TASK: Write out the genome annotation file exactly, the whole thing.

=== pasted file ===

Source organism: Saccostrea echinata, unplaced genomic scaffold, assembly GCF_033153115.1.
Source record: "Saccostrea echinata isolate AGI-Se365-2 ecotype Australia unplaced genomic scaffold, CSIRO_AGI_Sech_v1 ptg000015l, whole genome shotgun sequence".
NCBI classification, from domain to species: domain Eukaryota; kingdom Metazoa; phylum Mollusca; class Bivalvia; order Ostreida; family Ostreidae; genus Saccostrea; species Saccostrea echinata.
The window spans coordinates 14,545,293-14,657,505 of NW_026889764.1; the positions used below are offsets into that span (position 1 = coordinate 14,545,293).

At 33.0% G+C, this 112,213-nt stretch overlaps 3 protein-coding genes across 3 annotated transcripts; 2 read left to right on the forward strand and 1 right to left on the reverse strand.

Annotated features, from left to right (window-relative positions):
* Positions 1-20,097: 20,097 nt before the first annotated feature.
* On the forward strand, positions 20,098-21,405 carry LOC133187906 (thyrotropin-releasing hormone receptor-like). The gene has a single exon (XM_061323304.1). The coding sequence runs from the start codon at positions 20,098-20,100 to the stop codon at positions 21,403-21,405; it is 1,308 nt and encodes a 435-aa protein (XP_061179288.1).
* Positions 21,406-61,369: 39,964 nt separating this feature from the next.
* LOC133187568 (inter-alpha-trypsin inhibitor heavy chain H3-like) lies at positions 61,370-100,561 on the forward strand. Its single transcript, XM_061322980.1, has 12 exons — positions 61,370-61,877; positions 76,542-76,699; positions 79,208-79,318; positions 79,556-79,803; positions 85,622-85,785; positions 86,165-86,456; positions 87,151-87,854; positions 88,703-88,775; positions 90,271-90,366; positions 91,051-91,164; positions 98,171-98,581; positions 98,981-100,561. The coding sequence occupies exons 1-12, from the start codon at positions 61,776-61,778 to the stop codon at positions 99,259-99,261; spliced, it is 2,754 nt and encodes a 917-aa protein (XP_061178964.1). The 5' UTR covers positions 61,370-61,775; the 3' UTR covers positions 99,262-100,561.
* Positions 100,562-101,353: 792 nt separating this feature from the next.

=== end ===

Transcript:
Source organism: Saccostrea echinata, unplaced genomic scaffold, assembly GCF_033153115.1.
Source record: "Saccostrea echinata isolate AGI-Se365-2 ecotype Australia unplaced genomic scaffold, CSIRO_AGI_Sech_v1 ptg000015l, whole genome shotgun sequence".
NCBI classification, from domain to species: domain Eukaryota; kingdom Metazoa; phylum Mollusca; class Bivalvia; order Ostreida; family Ostreidae; genus Saccostrea; species Saccostrea echinata.
The window spans coordinates 14,545,293-14,657,505 of NW_026889764.1; the positions used below are offsets into that span (position 1 = coordinate 14,545,293).

At 33.0% G+C, this 112,213-nt stretch overlaps 3 protein-coding genes across 3 annotated transcripts; 2 read left to right on the forward strand and 1 right to left on the reverse strand.

Annotated features, from left to right (window-relative positions):
* Positions 1-20,097: 20,097 nt before the first annotated feature.
* On the forward strand, positions 20,098-21,405 carry LOC133187906 (thyrotropin-releasing hormone receptor-like). The gene has a single exon (XM_061323304.1). The coding sequence runs from the start codon at positions 20,098-20,100 to the stop codon at positions 21,403-21,405; it is 1,308 nt and encodes a 435-aa protein (XP_061179288.1).
* Positions 21,406-61,369: 39,964 nt separating this feature from the next.
* LOC133187568 (inter-alpha-trypsin inhibitor heavy chain H3-like) lies at positions 61,370-100,561 on the forward strand. Its single transcript, XM_061322980.1, has 12 exons — positions 61,370-61,877; positions 76,542-76,699; positions 79,208-79,318; positions 79,556-79,803; positions 85,622-85,785; positions 86,165-86,456; positions 87,151-87,854; positions 88,703-88,775; positions 90,271-90,366; positions 91,051-91,164; positions 98,171-98,581; positions 98,981-100,561. The coding sequence occupies exons 1-12, from the start codon at positions 61,776-61,778 to the stop codon at positions 99,259-99,261; spliced, it is 2,754 nt and encodes a 917-aa protein (XP_061178964.1). The 5' UTR covers positions 61,370-61,775; the 3' UTR covers positions 99,262-100,561.
* Positions 100,562-101,353: 792 nt separating this feature from the next.